A DECISION over whether to allow a holiday lodge park to expand has been deferred by councillors.

An application has been submitted to Richmondshire District Council seeking permission for 11 new accommodation blocks to be built at the Aislabeck Plantation on Hurgill Road in Richmond.

Initially, developers wanted to create 20 new holiday buildings but reduced this by almost half following a public meeting where concerns were raised.

These included questions over whether potentially contaminated water from the park’s drainage system was polluting nearby water courses and the noise impact of weddings being held at the site’s entertainment space; the Sanctuary building.

The scaled-down application states that weddings will no longer be held in the Sanctuary building - thus alleviating some of the noise concerns about the site - but the application still received several objections.

Many revolve around the increased impact that a larger park would have on the landscape and the tranquility of the area, while other points were raised over increased traffic generated on Hurgill Road by more holidaymakers.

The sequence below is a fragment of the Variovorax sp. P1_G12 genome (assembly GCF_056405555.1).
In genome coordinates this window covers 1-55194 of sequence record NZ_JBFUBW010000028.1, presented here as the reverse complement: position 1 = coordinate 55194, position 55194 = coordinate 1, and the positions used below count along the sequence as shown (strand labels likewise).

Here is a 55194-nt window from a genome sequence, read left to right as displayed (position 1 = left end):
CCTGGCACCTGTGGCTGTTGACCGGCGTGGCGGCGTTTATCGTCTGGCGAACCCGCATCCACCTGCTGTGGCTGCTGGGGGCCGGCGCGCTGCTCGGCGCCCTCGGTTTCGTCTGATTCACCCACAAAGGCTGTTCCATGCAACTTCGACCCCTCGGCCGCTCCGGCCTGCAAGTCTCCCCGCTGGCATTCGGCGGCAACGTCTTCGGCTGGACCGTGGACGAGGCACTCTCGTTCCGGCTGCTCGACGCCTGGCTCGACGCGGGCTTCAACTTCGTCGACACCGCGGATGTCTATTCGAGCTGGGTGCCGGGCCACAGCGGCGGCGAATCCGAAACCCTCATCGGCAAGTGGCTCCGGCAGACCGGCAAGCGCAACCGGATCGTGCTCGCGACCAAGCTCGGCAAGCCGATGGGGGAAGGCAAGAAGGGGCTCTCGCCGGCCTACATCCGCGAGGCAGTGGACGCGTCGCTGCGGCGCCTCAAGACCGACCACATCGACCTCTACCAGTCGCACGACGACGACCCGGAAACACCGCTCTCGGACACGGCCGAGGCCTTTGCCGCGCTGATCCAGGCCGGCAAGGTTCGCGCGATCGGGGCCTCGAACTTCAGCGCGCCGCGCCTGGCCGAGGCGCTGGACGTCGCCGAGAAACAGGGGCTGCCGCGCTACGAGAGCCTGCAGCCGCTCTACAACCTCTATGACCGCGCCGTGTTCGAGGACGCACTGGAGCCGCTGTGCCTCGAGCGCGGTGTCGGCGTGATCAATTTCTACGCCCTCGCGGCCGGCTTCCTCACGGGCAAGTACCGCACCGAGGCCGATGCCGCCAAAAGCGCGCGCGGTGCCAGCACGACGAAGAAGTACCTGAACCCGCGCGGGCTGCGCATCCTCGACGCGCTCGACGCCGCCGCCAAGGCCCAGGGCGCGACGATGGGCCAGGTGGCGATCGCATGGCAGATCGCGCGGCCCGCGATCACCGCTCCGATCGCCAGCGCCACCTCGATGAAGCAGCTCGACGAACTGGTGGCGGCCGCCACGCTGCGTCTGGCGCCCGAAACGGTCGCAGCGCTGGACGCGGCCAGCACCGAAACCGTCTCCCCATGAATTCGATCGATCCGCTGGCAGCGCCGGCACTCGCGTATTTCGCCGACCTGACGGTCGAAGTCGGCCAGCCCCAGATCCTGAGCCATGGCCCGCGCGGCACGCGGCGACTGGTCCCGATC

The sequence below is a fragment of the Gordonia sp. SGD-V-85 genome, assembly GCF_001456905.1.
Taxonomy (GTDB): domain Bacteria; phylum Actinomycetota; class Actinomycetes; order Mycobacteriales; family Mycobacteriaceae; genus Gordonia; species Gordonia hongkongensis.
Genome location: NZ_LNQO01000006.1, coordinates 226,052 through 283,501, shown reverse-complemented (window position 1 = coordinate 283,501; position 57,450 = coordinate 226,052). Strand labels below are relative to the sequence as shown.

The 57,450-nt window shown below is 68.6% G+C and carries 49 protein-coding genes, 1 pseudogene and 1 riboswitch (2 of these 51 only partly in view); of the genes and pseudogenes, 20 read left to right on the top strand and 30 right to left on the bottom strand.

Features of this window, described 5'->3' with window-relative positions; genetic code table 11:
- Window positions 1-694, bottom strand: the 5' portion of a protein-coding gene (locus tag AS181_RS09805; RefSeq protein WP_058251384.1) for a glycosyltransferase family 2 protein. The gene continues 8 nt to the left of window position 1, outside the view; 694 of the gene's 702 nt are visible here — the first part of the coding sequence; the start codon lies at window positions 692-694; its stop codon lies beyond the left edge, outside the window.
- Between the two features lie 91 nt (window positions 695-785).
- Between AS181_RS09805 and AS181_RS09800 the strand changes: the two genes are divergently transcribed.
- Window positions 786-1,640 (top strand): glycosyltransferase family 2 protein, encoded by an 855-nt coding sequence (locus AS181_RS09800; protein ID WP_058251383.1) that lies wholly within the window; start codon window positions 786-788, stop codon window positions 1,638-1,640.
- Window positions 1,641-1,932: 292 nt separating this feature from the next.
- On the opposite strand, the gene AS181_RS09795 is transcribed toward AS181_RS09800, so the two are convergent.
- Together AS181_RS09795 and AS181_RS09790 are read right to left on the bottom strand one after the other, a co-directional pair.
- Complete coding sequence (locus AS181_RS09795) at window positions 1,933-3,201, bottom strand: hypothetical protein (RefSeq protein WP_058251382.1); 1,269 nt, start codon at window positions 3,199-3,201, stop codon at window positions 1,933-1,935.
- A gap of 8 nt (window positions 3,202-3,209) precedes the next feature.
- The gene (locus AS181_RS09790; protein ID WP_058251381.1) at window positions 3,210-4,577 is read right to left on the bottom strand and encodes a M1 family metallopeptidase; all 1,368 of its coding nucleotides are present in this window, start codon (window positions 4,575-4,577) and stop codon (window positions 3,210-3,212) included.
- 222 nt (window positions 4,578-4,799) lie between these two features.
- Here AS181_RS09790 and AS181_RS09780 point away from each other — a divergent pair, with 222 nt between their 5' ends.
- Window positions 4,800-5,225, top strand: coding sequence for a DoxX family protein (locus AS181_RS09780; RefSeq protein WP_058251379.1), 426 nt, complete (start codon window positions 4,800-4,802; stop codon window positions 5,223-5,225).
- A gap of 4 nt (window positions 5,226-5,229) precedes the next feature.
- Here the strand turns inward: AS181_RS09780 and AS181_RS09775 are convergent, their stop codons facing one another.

In the planning documents, the Aislabeck Owners Group, who say that together they hold more than half of the tourism assets on site, expressed their concerns over a lack of clarification over whether the site will still hold parties associated with weddings, such as stag and hen dos.

They also said construction work on new lodges and building extensions would disrupt the micro-businesses of lodge owners on site who rent out their accommodation to holidaymakers.

However, the application was recommended for approval, with the planning officer concluding in his report:

“The scale of the proposals as originally submitted has been greatly reduced, in response to the initial consultation responses.

“The scale of the revised proposals now represents small-medium scale sustainable growth of an existing tourism-related business in the countryside.”

The report continues that the proposals would have no significant adverse impact on local ecology and the extensions to the Sanctuary building would have no significant landscape impact.

However, when the council’s planning committee met this week they were still unable to decide on whether to give the project the green light, despite having previously carried out a site visit.

Members voted to defer the application to go before a future committee meeting on a date to be confirmed.